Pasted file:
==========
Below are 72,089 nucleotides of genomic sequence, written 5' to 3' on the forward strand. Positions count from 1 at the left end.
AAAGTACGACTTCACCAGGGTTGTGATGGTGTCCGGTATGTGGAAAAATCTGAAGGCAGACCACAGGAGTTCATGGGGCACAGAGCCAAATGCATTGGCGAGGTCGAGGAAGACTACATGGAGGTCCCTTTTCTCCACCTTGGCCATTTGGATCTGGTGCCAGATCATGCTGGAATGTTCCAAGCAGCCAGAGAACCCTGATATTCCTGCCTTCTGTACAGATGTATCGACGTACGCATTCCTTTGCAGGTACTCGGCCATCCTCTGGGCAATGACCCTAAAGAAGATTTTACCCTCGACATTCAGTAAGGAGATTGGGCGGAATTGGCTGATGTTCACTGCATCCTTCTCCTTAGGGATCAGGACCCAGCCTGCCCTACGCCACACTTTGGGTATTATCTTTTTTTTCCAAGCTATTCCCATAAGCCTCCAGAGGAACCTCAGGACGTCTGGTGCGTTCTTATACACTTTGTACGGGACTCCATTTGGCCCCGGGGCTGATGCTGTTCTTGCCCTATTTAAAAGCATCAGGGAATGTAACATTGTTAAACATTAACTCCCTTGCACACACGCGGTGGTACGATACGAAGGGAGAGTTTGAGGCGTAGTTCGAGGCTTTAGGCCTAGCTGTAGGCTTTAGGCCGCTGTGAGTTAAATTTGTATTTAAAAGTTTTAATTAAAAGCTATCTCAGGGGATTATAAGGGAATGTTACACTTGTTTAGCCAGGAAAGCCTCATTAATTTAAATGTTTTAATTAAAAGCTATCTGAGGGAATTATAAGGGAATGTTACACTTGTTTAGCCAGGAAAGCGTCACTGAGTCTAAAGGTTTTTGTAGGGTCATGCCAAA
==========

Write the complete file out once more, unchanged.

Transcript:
Below are 72,089 nucleotides of genomic sequence, written 5' to 3' on the forward strand. Positions count from 1 at the left end.
AAAGTACGACTTCACCAGGGTTGTGATGGTGTCCGGTATGTGGAAAAATCTGAAGGCAGACCACAGGAGTTCATGGGGCACAGAGCCAAATGCATTGGCGAGGTCGAGGAAGACTACATGGAGGTCCCTTTTCTCCACCTTGGCCATTTGGATCTGGTGCCAGATCATGCTGGAATGTTCCAAGCAGCCAGAGAACCCTGATATTCCTGCCTTCTGTACAGATGTATCGACGTACGCATTCCTTTGCAGGTACTCGGCCATCCTCTGGGCAATGACCCTAAAGAAGATTTTACCCTCGACATTCAGTAAGGAGATTGGGCGGAATTGGCTGATGTTCACTGCATCCTTCTCCTTAGGGATCAGGACCCAGCCTGCCCTACGCCACACTTTGGGTATTATCTTTTTTTTCCAAGCTATTCCCATAAGCCTCCAGAGGAACCTCAGGACGTCTGGTGCGTTCTTATACACTTTGTACGGGACTCCATTTGGCCCCGGGGCTGATGCTGTTCTTGCCCTATTTAAAAGCATCAGGGAATGTAACATTGTTAAACATTAACTCCCTTGCACACACGCGGTGGTACGATACGAAGGGAGAGTTTGAGGCGTAGTTCGAGGCTTTAGGCCTAGCTGTAGGCTTTAGGCCGCTGTGAGTTAAATTTGTATTTAAAAGTTTTAATTAAAAGCTATCTCAGGGGATTATAAGGGAATGTTACACTTGTTTAGCCAGGAAAGCCTCATTAATTTAAATGTTTTAATTAAAAGCTATCTGAGGGAATTATAAGGGAATGTTACACTTGTTTAGCCAGGAAAGCGTCACTGAGTCTAAAGGTTTTTGTAGGGTCATGCCAAA